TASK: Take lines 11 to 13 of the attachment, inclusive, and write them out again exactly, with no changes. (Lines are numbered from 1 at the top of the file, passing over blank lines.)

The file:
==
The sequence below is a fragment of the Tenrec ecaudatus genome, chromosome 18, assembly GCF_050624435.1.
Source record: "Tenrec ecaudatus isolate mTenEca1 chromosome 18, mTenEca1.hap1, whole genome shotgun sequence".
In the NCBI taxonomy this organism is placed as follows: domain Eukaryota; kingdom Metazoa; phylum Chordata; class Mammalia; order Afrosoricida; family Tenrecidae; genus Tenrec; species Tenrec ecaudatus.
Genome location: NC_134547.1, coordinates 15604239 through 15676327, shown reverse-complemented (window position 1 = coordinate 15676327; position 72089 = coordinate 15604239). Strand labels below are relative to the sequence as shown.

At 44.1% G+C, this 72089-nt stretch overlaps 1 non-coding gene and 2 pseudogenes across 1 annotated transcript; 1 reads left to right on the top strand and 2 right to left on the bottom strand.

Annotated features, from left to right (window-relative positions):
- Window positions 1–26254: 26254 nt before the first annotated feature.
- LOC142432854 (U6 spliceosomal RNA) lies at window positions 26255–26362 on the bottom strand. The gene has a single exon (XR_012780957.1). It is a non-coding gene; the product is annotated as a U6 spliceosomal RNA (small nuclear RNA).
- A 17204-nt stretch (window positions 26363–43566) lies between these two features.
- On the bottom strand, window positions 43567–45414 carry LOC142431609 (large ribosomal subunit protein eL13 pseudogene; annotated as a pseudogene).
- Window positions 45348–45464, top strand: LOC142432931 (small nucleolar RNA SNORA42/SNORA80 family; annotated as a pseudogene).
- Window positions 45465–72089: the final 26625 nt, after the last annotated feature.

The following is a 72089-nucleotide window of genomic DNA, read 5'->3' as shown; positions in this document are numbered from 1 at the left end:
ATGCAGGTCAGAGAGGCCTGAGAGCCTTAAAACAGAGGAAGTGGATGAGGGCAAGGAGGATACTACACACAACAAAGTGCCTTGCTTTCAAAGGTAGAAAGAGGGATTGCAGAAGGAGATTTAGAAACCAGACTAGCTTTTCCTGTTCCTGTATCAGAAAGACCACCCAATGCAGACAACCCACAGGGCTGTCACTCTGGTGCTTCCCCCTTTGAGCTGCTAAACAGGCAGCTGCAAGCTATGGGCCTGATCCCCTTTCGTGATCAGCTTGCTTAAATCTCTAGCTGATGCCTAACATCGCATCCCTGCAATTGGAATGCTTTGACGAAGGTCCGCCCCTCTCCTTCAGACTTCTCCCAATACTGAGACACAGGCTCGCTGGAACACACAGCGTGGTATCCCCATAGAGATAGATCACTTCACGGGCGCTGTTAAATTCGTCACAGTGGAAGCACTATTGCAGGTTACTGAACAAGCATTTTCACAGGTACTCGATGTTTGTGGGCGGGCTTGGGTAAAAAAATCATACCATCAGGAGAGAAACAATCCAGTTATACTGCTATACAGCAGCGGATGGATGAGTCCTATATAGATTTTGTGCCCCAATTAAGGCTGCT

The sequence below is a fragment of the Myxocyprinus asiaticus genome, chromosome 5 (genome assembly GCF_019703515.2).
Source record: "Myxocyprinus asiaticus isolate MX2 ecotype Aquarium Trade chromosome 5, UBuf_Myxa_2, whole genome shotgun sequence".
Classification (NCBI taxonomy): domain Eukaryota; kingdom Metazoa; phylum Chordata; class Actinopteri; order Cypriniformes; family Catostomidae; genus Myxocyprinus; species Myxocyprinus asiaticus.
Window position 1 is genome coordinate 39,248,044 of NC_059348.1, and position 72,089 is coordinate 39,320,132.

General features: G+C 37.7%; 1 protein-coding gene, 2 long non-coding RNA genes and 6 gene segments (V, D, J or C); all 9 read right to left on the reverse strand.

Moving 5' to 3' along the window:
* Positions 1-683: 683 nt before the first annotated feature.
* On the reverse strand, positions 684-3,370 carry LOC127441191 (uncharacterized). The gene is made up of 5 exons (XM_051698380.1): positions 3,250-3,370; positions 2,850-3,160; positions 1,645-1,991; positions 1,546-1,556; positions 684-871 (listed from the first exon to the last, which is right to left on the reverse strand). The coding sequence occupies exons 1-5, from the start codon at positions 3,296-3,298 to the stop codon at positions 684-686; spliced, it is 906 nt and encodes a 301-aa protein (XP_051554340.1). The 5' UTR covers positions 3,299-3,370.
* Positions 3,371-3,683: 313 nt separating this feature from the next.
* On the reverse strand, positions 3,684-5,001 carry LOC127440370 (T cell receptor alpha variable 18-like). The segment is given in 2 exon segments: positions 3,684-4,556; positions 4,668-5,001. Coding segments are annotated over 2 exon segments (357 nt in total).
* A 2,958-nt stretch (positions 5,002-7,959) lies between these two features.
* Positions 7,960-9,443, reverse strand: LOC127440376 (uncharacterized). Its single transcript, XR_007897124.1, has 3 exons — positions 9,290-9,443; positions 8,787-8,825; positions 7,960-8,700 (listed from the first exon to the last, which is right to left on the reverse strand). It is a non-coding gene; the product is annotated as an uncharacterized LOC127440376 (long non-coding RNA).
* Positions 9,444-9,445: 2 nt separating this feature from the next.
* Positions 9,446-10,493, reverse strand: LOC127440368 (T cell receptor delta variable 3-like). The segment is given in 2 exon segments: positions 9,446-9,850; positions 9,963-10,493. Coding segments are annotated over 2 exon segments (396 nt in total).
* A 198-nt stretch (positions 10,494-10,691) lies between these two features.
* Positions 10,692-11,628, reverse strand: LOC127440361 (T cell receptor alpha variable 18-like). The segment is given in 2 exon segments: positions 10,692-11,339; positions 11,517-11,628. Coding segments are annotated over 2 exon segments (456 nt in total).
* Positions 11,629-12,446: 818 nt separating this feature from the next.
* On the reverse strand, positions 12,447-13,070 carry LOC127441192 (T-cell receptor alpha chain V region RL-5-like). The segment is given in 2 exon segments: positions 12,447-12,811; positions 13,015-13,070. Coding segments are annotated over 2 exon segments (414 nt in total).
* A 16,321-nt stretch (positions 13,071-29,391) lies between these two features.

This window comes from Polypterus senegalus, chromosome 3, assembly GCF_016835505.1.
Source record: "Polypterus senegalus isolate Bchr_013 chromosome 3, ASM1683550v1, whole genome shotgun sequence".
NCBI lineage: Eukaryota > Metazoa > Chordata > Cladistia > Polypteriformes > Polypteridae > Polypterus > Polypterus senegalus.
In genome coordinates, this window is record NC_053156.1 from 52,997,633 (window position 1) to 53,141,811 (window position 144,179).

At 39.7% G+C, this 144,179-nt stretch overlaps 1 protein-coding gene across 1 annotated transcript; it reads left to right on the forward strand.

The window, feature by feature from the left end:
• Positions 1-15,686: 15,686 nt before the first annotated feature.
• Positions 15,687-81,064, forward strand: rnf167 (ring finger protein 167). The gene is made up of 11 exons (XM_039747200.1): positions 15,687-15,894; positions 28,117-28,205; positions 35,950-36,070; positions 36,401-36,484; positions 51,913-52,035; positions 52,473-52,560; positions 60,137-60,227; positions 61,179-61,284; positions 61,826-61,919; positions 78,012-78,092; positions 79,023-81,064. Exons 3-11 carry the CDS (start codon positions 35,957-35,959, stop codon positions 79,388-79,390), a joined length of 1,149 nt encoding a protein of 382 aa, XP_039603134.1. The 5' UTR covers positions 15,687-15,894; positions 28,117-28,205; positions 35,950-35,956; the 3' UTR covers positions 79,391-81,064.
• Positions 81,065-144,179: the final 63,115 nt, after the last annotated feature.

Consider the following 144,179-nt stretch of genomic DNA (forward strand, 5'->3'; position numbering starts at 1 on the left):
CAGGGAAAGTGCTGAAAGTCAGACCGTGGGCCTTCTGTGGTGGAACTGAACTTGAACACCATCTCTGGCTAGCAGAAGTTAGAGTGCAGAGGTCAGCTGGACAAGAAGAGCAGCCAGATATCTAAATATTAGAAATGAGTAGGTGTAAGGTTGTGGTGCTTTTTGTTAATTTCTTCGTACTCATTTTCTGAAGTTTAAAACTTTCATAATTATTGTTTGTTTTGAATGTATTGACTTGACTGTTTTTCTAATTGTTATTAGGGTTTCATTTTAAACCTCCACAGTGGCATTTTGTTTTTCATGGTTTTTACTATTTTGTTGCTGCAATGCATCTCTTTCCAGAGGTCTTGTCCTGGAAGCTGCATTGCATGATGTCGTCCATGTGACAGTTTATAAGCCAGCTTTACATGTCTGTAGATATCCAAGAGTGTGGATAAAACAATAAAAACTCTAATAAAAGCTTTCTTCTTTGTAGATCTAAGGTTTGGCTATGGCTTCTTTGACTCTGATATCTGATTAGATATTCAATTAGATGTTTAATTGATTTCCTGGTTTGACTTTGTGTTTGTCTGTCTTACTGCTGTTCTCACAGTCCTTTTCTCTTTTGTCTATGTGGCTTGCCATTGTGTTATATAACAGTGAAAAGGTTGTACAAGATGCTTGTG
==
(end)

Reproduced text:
- Window positions 45348–45464, top strand: LOC142432931 (small nucleolar RNA SNORA42/SNORA80 family; annotated as a pseudogene).
- Window positions 45465–72089: the final 26625 nt, after the last annotated feature.

The following is a 72089-nucleotide window of genomic DNA, read 5'->3' as shown; positions in this document are numbered from 1 at the left end: